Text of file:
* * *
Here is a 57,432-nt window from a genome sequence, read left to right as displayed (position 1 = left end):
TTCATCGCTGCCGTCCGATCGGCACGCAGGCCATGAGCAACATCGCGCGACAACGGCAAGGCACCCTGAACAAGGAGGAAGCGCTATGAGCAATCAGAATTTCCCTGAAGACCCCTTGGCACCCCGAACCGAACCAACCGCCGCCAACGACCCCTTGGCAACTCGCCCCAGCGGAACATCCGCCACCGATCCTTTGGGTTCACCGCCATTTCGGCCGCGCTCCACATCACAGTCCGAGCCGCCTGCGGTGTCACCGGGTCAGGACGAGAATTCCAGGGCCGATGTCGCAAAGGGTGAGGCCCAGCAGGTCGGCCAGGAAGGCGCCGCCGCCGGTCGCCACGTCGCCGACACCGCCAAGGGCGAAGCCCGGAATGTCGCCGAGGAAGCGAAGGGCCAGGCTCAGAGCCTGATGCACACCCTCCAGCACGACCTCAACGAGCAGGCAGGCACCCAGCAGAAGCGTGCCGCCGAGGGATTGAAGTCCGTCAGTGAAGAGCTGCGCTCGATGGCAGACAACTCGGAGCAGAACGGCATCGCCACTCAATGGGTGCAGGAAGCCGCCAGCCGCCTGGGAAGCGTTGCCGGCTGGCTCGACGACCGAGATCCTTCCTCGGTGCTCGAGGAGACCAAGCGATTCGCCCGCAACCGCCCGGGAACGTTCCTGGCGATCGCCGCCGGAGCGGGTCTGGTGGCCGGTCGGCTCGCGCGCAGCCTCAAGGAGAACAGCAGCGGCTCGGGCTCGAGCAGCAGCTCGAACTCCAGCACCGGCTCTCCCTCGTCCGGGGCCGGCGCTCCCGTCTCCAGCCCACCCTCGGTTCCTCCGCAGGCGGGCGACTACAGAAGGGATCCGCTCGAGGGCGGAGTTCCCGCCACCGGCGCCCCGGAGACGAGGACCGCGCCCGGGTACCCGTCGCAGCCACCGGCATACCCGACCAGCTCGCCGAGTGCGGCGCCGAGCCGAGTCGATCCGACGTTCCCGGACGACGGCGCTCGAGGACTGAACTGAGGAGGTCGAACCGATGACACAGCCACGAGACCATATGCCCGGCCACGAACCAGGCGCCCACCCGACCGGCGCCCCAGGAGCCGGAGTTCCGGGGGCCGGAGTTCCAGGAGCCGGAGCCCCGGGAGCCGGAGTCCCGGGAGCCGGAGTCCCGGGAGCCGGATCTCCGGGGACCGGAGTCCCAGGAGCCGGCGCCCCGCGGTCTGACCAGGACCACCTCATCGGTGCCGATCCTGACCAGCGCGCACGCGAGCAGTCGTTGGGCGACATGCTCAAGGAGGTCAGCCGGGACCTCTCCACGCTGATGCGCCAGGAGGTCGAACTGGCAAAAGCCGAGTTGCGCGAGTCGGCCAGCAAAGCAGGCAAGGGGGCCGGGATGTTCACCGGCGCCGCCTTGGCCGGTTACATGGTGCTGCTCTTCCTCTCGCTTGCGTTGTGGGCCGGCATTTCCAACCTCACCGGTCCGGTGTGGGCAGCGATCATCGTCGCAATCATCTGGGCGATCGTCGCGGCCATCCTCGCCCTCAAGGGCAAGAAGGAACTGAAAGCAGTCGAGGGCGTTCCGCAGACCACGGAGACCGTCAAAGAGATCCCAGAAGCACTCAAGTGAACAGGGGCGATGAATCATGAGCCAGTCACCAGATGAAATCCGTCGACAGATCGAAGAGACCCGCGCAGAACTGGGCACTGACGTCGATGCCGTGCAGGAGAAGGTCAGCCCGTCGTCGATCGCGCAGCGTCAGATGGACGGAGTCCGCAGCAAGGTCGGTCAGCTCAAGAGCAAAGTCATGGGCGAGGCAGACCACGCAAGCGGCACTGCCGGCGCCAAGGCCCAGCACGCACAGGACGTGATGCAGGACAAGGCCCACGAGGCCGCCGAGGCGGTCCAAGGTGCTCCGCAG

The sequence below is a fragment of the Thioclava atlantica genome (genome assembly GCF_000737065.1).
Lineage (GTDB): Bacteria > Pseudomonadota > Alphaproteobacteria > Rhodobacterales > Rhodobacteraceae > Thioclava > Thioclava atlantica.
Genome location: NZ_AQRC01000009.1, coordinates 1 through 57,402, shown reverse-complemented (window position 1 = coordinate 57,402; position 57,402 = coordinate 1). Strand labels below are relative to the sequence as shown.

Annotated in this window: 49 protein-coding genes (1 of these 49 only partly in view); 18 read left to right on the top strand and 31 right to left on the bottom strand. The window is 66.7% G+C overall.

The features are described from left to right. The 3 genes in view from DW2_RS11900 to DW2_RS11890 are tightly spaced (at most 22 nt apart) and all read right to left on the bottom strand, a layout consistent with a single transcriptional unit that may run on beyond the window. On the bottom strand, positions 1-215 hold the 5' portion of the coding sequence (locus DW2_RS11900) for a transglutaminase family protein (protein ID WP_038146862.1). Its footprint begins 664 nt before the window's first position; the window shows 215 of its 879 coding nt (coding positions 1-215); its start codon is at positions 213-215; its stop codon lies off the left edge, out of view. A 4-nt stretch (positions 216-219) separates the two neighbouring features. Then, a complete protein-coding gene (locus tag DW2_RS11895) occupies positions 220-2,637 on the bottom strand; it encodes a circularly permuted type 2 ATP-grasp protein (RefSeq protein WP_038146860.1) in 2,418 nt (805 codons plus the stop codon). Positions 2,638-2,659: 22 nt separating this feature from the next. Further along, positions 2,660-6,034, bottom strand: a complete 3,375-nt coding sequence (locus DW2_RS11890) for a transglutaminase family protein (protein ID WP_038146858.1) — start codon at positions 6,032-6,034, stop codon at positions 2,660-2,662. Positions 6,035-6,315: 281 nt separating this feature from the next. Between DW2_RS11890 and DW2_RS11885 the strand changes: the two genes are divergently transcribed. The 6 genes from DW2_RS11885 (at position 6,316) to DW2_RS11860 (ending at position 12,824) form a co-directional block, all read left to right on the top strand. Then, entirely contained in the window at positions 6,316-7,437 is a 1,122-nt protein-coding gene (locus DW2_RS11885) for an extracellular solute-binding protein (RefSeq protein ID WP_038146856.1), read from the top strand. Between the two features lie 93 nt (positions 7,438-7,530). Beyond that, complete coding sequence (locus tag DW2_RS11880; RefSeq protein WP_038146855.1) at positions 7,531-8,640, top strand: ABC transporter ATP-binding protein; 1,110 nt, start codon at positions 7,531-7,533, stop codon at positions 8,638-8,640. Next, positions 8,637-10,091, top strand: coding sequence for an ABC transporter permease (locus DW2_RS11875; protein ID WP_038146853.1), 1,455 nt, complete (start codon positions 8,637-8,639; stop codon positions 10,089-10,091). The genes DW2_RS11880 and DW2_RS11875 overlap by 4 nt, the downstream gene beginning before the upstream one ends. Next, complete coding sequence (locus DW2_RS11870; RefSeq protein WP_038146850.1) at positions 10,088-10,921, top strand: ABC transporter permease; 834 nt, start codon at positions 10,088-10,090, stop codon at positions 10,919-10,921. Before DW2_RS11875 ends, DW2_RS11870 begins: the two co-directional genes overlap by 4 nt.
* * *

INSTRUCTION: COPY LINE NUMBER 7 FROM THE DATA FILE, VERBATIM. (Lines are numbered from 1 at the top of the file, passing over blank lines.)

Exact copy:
The features are described from left to right. The 3 genes in view from DW2_RS11900 to DW2_RS11890 are tightly spaced (at most 22 nt apart) and all read right to left on the bottom strand, a layout consistent with a single transcriptional unit that may run on beyond the window. On the bottom strand, positions 1-215 hold the 5' portion of the coding sequence (locus DW2_RS11900) for a transglutaminase family protein (protein ID WP_038146862.1). Its footprint begins 664 nt before the window's first position; the window shows 215 of its 879 coding nt (coding positions 1-215); its start codon is at positions 213-215; its stop codon lies off the left edge, out of view. A 4-nt stretch (positions 216-219) separates the two neighbouring features. Then, a complete protein-coding gene (locus tag DW2_RS11895) occupies positions 220-2,637 on the bottom strand; it encodes a circularly permuted type 2 ATP-grasp protein (RefSeq protein WP_038146860.1) in 2,418 nt (805 codons plus the stop codon). Positions 2,638-2,659: 22 nt separating this feature from the next. Further along, positions 2,660-6,034, bottom strand: a complete 3,375-nt coding sequence (locus DW2_RS11890) for a transglutaminase family protein (protein ID WP_038146858.1) — start codon at positions 6,032-6,034, stop codon at positions 2,660-2,662. Positions 6,035-6,315: 281 nt separating this feature from the next. Between DW2_RS11890 and DW2_RS11885 the strand changes: the two genes are divergently transcribed. The 6 genes from DW2_RS11885 (at position 6,316) to DW2_RS11860 (ending at position 12,824) form a co-directional block, all read left to right on the top strand. Then, entirely contained in the window at positions 6,316-7,437 is a 1,122-nt protein-coding gene (locus DW2_RS11885) for an extracellular solute-binding protein (RefSeq protein ID WP_038146856.1), read from the top strand. Between the two features lie 93 nt (positions 7,438-7,530). Beyond that, complete coding sequence (locus tag DW2_RS11880; RefSeq protein WP_038146855.1) at positions 7,531-8,640, top strand: ABC transporter ATP-binding protein; 1,110 nt, start codon at positions 7,531-7,533, stop codon at positions 8,638-8,640. Next, positions 8,637-10,091, top strand: coding sequence for an ABC transporter permease (locus DW2_RS11875; protein ID WP_038146853.1), 1,455 nt, complete (start codon positions 8,637-8,639; stop codon positions 10,089-10,091). The genes DW2_RS11880 and DW2_RS11875 overlap by 4 nt, the downstream gene beginning before the upstream one ends. Next, complete coding sequence (locus DW2_RS11870; RefSeq protein WP_038146850.1) at positions 10,088-10,921, top strand: ABC transporter permease; 834 nt, start codon at positions 10,088-10,090, stop codon at positions 10,919-10,921. Before DW2_RS11875 ends, DW2_RS11870 begins: the two co-directional genes overlap by 4 nt.